Fair Market Value
By definition, fair market value is whatever someone is willing to pay. Many people seem to confuse market value with the value of a car to them personally. Additionally, some “dreamers” look for the lowest price they can find regardless of not knowing the condition of the car, whether it is an auction price, whether the car is on the other side of the country, whether the car may have been a crash repair, etc. and then expect the same price on a nice car from every private seller they talk to.
General NSX Pricing Guide
Keep several things in mind when you view this table.
- This is just a general guide, not a bible. There will always be exceptions that do not fit in any chart. A really poor condition late model NSX may sell for much less, while a mint car with many expensive performance modifications may sell for a lot more. Such cars are so rare that they have to be dealt with individually.
- You may need to adjust for other factors such as location, an extraordinarily high or low number of miles compared to condition, condition better or worse than expected for age and miles, crash repair, etc.
- This is based on US cars only. Pricing in other countries varies even after you convert currencies.
|Under $20,000||F, X||F, X||F, X||X||X||X||X||X||X||X||X||X||X||X||X|
|$20,000 – $25,000||D, F||D, F||D, F||F, X||X||X||X||X||X||X||X||X||X||X||X|
|$25,000 – $30,000||C, D||C, D||C, D||D, F||F, X||F, X||X||X||X||X||X||X||X||X||X|
|$30,000 – $35,000||A, B||A, B||A, B||B, C||C, D||C, D||F, X||X||X||X||X||X||X||X||X|
|$35,000 – $40,000||A+||A+||A+, A||A, B||B, C||B, C||D, F||D, F||F, X||X||X||X||X||X||X|
|$40,000 – $45,000||–||–||–||A+||A, B||A, B||C, D||C, D||C, D||F, X||F, X||X||X||X||X|
|$45,000 – $50,000||–||–||–||–||A+||A+||B, A||B, A||B, A||D, F||D, F||F, X||X||X||X|
|$50,000 – $55,000||–||–||–||–||–||–||A+||A+||A+||B, C||B, C||D, F||X||X||X|
|$55,000 – $60,000||–||–||–||–||–||–||–||–||–||A, B||A, B||C, D||F, X||X||X|
|$60,000 – $65,000||–||–||–||–||–||–||–||–||–||A+||A+||A, B||D, F||F, X||F, X|
|$65,000 – $70,000||–||–||–||–||–||–||–||–||–||–||–||A+||B, C||D, F||D, F|
|$70,000 – $75,000||–||–||–||–||–||–||–||–||–||–||–||–||A+, A||A, B, C||A, B, C|
|A+||Perfect in every way. Like it just came out of a museum. Very low miles. Fully documented.|
|A||Excellent condition across the board. Very well maintained, low miles. No deferred maintenance.|
|B||Very good condition. Average to lower miles. Little or no deferred maintenance.|
|C||Average condition and average to higher miles. Shows wear. May have some deferred maintenance.|
|D||Below average condition and/or high to very high miles. Needs some attention. Shows considerable wear. Lack of maintenance.|
|F||Very poor condition, needs serious attention and/or has serious issues|
|X||Salvage and/or very major issues|
|–||Not generally applicable|
|Note: For an NSX, “average” mileage is roughly as follows: Low = 2,500/year – Average = 5,000/year – High = 10,000/year|
What Affects Used NSX Prices?
Condition is absolutely the most important factor in determining the market value of a used NSX. It is common to see a $5,000 – $10,000 variation between two otherwise comparable NSXs because one is in excellent condition and another is not. The condition is a combination of several things:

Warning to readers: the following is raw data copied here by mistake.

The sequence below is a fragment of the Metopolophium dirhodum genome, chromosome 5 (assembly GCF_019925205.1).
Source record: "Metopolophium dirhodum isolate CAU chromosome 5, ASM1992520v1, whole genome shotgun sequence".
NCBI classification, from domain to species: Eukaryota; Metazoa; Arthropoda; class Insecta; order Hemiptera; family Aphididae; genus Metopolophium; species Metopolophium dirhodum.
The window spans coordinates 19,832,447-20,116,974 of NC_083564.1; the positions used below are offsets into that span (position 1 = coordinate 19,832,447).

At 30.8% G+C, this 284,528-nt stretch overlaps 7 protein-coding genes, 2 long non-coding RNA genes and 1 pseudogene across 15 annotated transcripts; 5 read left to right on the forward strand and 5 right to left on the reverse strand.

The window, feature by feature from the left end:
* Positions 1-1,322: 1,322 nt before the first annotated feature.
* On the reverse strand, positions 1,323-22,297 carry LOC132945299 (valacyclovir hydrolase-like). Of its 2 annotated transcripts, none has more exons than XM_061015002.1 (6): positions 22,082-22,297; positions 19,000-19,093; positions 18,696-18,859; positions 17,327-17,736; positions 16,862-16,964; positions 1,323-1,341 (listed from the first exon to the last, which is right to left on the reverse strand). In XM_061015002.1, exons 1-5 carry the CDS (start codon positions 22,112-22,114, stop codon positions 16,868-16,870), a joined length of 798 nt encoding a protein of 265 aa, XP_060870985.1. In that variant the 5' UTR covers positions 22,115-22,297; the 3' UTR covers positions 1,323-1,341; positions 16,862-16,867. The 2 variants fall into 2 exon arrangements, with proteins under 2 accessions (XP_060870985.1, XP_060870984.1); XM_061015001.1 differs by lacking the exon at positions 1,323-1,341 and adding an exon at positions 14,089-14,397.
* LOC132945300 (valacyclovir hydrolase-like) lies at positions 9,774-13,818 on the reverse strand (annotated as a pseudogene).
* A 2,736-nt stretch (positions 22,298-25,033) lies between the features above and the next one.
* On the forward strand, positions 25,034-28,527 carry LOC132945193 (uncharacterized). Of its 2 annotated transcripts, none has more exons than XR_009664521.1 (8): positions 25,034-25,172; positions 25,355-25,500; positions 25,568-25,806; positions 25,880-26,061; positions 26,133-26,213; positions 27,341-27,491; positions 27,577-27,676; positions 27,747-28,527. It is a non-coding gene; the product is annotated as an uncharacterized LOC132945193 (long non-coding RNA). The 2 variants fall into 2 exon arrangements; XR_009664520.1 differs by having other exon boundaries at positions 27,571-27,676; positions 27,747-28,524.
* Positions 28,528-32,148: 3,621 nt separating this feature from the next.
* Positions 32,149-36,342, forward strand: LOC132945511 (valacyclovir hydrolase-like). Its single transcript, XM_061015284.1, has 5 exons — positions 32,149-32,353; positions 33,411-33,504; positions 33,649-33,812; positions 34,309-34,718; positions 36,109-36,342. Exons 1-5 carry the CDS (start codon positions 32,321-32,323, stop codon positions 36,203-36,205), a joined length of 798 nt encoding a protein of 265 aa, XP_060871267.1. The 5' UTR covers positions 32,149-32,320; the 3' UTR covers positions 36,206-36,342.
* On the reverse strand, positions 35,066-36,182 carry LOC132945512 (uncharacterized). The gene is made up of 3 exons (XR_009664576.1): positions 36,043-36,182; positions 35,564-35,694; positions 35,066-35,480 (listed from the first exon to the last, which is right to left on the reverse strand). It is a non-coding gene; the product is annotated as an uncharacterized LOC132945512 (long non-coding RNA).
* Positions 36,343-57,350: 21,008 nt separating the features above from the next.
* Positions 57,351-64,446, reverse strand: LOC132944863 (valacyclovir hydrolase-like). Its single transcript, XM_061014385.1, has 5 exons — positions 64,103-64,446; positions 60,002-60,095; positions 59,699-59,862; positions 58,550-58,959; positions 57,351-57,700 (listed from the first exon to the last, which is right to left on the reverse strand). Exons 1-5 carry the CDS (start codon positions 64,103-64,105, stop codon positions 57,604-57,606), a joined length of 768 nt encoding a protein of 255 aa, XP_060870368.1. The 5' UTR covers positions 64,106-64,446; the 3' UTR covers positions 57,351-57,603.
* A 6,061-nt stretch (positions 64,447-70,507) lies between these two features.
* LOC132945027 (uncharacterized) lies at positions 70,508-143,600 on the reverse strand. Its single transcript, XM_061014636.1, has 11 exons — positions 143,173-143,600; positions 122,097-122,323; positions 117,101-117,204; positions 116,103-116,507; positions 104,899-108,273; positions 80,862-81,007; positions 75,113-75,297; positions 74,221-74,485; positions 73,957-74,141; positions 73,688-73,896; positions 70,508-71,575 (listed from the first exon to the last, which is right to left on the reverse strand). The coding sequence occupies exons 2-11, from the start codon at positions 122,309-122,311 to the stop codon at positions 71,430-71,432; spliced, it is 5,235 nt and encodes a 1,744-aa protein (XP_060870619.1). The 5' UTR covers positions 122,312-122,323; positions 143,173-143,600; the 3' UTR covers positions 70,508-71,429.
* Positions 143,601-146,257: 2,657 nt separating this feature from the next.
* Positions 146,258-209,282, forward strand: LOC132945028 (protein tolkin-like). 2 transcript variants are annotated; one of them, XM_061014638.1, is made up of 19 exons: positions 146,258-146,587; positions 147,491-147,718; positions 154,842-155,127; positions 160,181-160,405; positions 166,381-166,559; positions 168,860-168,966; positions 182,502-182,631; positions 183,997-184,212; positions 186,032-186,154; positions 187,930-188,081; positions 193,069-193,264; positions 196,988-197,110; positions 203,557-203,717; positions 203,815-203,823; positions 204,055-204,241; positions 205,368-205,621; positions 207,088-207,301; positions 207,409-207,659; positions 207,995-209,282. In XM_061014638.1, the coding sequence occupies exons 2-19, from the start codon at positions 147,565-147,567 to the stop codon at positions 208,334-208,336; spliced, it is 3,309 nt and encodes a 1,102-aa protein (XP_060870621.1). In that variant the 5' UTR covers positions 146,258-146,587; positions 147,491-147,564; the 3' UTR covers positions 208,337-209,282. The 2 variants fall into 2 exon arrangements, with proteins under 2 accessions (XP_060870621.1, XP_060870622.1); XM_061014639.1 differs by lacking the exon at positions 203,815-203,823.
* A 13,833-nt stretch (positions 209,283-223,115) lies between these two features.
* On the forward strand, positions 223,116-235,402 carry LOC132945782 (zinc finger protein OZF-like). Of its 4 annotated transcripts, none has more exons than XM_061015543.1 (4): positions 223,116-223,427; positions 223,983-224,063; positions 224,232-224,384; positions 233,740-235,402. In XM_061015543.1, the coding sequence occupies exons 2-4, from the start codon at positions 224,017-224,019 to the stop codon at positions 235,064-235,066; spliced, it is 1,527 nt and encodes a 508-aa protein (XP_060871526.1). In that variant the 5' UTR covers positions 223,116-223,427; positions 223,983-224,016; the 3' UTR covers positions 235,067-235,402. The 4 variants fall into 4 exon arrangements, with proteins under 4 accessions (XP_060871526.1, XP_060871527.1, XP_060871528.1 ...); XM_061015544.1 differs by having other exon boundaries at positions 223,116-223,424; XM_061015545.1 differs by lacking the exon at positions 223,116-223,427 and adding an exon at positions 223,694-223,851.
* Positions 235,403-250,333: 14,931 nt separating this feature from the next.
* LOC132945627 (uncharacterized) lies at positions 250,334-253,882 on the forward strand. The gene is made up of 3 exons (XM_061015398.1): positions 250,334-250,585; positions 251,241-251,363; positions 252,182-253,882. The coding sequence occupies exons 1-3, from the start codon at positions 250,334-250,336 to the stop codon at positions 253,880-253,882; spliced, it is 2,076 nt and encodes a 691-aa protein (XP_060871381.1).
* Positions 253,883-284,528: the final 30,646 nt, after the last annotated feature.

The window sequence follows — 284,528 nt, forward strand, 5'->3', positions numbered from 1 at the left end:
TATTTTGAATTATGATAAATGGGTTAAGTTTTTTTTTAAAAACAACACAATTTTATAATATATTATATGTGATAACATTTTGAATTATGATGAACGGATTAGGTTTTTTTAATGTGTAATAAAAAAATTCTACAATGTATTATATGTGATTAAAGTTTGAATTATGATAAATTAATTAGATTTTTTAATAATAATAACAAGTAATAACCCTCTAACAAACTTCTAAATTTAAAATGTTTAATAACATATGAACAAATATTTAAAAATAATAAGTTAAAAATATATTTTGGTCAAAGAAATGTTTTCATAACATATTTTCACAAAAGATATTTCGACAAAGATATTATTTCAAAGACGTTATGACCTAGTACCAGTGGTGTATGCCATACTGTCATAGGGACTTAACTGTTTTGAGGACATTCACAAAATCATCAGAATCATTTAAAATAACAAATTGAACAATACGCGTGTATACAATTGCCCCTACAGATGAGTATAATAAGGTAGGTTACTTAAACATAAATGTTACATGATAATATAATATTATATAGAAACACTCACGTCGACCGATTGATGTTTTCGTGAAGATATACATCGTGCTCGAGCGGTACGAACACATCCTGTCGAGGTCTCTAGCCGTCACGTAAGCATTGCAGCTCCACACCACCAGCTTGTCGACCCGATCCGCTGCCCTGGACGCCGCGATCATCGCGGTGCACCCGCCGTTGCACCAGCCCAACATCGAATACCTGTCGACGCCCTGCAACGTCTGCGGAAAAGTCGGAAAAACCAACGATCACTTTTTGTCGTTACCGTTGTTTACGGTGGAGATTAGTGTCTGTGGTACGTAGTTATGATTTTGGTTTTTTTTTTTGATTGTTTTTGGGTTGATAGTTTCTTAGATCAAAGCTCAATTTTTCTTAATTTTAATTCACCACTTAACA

- Paint – A car that has been used as a daily driver and parked outside for 10 years is just not going to have very good paint compared to one that has been garaged and used as a fair-weather weekend pleasure car. Poor paint work also devalues the car. Some buyers are turned off by any paint work at all, but the reality is that a car with good paint work is fine.
- Body – Much more important than paint is any accident history that resulted in body work. The aluminum frame can be very difficult and expensive to fix correctly, and as a result there are many poorly repaired early model NSXs out there. These cars often handle poorly and will not provide proper protection in the event of an accident. A car with a salvage title can be very hard to sell, and is worth far less than any comparable NSX without a salvage history.
- Mechanical – Is it up to date on all maintenance and service? Are there maintenance records? Are there any outstanding issues? Maintenance items can impact price considerably, so adjust your expectations appropriately.
- Interior – Most people do not want to buy a car like the NSX if the interior is in poor condition..
The NSX holds up very well with high miles, but the fact is that even a well maintained 150,000 mile car is just not going to be in as good condition as one with 15,000 miles. As a result, mileage does affect price, though the only really dramatic price difference is for extremely low mile NSXs, say under 20,000 for a 10 year old model. These cars always command a premium as resale. A 1991 with under 15,000 miles in mint condition may sell for over $40,000, while a 1991 with 150,000 miles will probably go for close to half that even if it is otherwise in good condition.
As you can see from the table above, the model year on average takes a little drop when the original factory warranty runs out. If a car has a good extended warranty (emphasis on “good”), and the warranty is transferable, that usually ads some value to a car that would otherwise be out of warranty.